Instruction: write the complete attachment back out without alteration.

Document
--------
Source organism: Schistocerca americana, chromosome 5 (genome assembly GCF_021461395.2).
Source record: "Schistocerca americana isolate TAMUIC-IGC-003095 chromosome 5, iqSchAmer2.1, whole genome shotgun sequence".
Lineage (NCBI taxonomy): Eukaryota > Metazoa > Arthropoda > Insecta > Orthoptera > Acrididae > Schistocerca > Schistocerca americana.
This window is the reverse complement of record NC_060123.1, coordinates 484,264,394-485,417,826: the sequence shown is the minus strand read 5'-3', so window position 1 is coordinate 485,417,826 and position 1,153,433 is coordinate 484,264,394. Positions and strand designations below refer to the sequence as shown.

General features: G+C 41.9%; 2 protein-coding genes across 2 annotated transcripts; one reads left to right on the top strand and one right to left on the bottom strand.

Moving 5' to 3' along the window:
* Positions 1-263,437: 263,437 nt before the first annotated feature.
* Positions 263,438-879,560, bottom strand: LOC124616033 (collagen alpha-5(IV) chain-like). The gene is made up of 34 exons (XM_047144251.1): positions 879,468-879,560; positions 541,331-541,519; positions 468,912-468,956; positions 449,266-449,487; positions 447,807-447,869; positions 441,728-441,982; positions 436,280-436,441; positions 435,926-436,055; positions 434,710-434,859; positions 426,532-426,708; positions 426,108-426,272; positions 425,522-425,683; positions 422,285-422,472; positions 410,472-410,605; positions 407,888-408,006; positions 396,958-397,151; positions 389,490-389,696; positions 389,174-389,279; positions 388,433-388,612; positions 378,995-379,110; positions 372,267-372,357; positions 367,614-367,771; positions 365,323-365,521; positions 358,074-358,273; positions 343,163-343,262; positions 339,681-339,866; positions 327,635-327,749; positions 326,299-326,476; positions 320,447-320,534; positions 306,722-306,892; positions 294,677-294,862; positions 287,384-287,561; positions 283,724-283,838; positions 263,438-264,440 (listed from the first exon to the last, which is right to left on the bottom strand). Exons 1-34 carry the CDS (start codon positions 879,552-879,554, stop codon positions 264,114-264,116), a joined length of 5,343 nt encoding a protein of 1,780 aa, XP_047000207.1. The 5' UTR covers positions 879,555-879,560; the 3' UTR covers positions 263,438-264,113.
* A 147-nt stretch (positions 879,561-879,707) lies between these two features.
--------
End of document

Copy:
Source organism: Schistocerca americana, chromosome 5 (genome assembly GCF_021461395.2).
Source record: "Schistocerca americana isolate TAMUIC-IGC-003095 chromosome 5, iqSchAmer2.1, whole genome shotgun sequence".
Lineage (NCBI taxonomy): Eukaryota > Metazoa > Arthropoda > Insecta > Orthoptera > Acrididae > Schistocerca > Schistocerca americana.
This window is the reverse complement of record NC_060123.1, coordinates 484,264,394-485,417,826: the sequence shown is the minus strand read 5'-3', so window position 1 is coordinate 485,417,826 and position 1,153,433 is coordinate 484,264,394. Positions and strand designations below refer to the sequence as shown.

General features: G+C 41.9%; 2 protein-coding genes across 2 annotated transcripts; one reads left to right on the top strand and one right to left on the bottom strand.

Moving 5' to 3' along the window:
* Positions 1-263,437: 263,437 nt before the first annotated feature.
* Positions 263,438-879,560, bottom strand: LOC124616033 (collagen alpha-5(IV) chain-like). The gene is made up of 34 exons (XM_047144251.1): positions 879,468-879,560; positions 541,331-541,519; positions 468,912-468,956; positions 449,266-449,487; positions 447,807-447,869; positions 441,728-441,982; positions 436,280-436,441; positions 435,926-436,055; positions 434,710-434,859; positions 426,532-426,708; positions 426,108-426,272; positions 425,522-425,683; positions 422,285-422,472; positions 410,472-410,605; positions 407,888-408,006; positions 396,958-397,151; positions 389,490-389,696; positions 389,174-389,279; positions 388,433-388,612; positions 378,995-379,110; positions 372,267-372,357; positions 367,614-367,771; positions 365,323-365,521; positions 358,074-358,273; positions 343,163-343,262; positions 339,681-339,866; positions 327,635-327,749; positions 326,299-326,476; positions 320,447-320,534; positions 306,722-306,892; positions 294,677-294,862; positions 287,384-287,561; positions 283,724-283,838; positions 263,438-264,440 (listed from the first exon to the last, which is right to left on the bottom strand). Exons 1-34 carry the CDS (start codon positions 879,552-879,554, stop codon positions 264,114-264,116), a joined length of 5,343 nt encoding a protein of 1,780 aa, XP_047000207.1. The 5' UTR covers positions 879,555-879,560; the 3' UTR covers positions 263,438-264,113.
* A 147-nt stretch (positions 879,561-879,707) lies between these two features.